Vermont, originally territory disputed by the states of New York and New Hampshire prior to the Revolution, became a state on March 4, 1791.

The current state flag of Vermont was adopted June 1, 1923. It consists of a blue field with the state shield, a more modern version of the state seal, in the center. Just underneath the seal is the state motto, "freedom and unity." The state's name is placed in the center of this legend, immediately under the seal.

Vermont's state seal dates to 1779
The state shield contains a shield embraced by evergreen branches or trees on the outside. Above the shield is the profile of a stag's head resting on top of a blue and gold striped baton, wildlife that is still common to the area.  Inside the shield, taking center state, is a large evergreen tree. While evergreens are common to Vermont, this tree also could symbolize a Liberty Tree, representing Vermont's early role in the Revolution. A cow and three hay stacks are under the tree representing Vermont's dairy farming and farming history. Forests and mountains are in the distance, more traditional symbols of the Green Mountains state.

The actual State Seal of Vermont dates to 1779. It was designed by Ira Allen, a brother of Ethan Allen of Green Mountain Boy legend. It was originally carved by Reuben Dean in 1778. From 1821-1937, Vermont used several other designs for the state seal when the original seal became "worn" ( In 1937, however, it was decided to return to an exact replica of the original, Revolutionary-era seal designed by Allen and carved by Reuben.

One of the earliest flags flown in Vermont is the flag flown by the Green Mountain Boys, a community militia of early patriots that included Ethan Allen, hero of the capture of Fort Ticonderoga. The 13 stars represent the original 13 colonies. The flag is still in use by Vermont's National Guard.
The Green Mountain Boys' flag was a regimental flag at the Battle of Bennington.

The Bennington Flag is named in honor of the Battle of Bennington, August 16, 1777. It contains 13 stripes and 13 stars like the national flag, but these stars have 7 points and the blue field has the year the Declaration of Independence was signed: '76. Traditionally, it is thought to have been flown at the Battle of Bennington in 1777. However, modern analysis has established that the flag was made using spun cotton, a 19th century process.

The original Bennington flag actually was created after 1800 (Bennington Museum)

This version of the Vermont state flag was adopted in May, 1804. Like the federal flag, red stripes bound the top and bottom. The legend "Vermont" is written across the top. It contains 17 stripes and stars in anticipation to two new states, Tennessee and Ohio, although that change that was not made on the federal flag.

The 1804 state flag of Vermont with 17 stars and stripes.
During the Civil War, a new state flag designed in 1837 was carried by Vermont regiments. It contained the Vermont state seal in a single large star designed in a quilt motif.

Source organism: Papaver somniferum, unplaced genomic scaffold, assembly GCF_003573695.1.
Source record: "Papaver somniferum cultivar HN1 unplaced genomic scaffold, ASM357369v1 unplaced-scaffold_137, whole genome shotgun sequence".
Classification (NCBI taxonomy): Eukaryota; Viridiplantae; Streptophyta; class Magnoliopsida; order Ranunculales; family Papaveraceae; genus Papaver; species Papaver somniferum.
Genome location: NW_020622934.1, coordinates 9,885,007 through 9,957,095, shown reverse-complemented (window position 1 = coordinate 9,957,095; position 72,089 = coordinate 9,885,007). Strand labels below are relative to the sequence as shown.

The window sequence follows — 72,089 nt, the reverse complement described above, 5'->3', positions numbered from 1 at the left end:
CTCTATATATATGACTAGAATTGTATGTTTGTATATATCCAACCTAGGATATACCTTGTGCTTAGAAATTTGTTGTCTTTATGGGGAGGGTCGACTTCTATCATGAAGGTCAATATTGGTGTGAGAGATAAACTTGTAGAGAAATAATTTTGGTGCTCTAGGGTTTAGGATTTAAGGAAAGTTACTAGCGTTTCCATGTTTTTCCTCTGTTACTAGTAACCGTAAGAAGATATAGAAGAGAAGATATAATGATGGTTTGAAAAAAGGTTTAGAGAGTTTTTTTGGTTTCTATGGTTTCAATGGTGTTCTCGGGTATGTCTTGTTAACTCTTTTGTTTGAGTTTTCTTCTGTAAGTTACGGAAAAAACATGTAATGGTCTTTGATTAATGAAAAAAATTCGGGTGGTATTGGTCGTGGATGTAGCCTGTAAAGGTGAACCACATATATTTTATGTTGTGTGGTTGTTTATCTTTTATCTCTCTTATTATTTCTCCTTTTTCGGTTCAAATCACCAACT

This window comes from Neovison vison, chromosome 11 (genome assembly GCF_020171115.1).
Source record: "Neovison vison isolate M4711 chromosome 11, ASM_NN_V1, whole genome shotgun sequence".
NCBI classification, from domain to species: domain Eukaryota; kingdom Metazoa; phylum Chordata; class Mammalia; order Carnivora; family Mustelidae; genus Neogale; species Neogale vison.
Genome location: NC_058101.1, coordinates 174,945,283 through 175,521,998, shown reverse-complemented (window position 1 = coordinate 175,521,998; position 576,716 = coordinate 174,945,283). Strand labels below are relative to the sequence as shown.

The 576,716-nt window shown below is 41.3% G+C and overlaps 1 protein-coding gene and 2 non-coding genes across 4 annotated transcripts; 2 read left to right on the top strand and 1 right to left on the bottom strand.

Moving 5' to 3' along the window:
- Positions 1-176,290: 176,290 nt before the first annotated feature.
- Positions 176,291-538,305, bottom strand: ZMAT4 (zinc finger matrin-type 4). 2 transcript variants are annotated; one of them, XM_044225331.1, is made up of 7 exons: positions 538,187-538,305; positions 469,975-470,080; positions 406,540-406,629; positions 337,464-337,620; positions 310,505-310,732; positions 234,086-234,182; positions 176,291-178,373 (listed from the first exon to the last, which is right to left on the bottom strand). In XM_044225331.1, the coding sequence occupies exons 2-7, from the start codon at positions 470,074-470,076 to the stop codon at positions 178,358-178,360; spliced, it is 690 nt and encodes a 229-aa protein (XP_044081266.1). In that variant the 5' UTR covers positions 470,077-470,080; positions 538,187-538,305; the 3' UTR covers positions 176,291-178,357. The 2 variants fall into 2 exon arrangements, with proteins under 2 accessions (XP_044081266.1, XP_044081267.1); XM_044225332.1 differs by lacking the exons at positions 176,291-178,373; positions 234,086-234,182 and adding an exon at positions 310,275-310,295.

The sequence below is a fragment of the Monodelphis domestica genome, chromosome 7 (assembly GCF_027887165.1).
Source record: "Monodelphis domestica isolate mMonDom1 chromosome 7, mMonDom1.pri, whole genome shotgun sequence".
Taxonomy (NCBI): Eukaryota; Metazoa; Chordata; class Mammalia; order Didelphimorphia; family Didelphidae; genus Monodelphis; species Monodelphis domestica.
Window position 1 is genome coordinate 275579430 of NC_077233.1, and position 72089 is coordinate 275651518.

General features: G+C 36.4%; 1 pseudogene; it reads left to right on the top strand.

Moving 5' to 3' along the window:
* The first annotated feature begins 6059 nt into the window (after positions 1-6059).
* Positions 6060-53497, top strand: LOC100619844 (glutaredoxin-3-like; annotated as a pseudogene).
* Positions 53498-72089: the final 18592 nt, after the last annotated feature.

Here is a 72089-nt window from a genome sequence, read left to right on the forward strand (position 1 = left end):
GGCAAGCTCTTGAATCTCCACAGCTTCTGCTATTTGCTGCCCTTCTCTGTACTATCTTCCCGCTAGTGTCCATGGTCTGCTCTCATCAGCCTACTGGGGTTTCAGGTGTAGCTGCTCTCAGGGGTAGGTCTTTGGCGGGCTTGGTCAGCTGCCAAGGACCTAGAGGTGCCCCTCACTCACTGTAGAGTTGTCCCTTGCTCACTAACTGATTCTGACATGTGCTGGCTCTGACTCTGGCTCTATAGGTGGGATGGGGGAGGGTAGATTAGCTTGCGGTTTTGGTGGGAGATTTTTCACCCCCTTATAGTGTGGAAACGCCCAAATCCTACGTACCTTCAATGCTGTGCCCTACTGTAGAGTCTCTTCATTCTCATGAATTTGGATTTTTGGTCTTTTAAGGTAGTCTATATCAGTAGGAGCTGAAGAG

The Vermont state flag, Civil War era.

Let it fly!

Florida's State Flag: In God We Trust

Happy statehood to Florida!
Florida's state flag

On March 3, 1845, Florida became the 27th state. Its settlement by Europeans, however, dates back to the mid-16th century with Spain. The flags of Spain, England and France all have flown over Florida.

Florida's state flag is a simple design combining the official state seal and a red St. Patrick's cross. Although the state flag of Florida was adopted in 1900, it was not until 1966 that the design became codified.

(Note: In specific vexillological terms, St. George's Cross is an upright red cross on a white background, like a Crusader's Cross; St. Patrick's Cross or saltire is a diagonal red cross on a white background while St. Andrew's Cross or saltire is a diagonal blue cross on a white background. Oftentimes, however, St. Andrew's Cross is used to refer to any diagonal cross design on a flag. Versions of St. Patrick's Cross and St. Andrew's Cross were used in many Confederate flags. It is a design that also harks back to the British Union Jack and the flag of Scotland.)

The Great Seal of Florida, centered in the middle of the state flag, is one of several official versions. This particular version is used in the state flag and also on legislative documents. The seal contains a Seminole woman holding a cascade of red and white hibiscus flowers. The woman is standing on a point of land surrounded by water. A stately sabal palm tree is central to the seal. In the distance is a steam-powered paddle boat illuminated by the rays of the sun. Surrounding the seal is a gold circle with the legend "Great Seal of the State of Florida" emblazoned in red on the upper half. On the lower half of this ring, also in red, is the legend: "In God we trust." The predominant colors of the seal are gold, red, green and a warm, medium blue.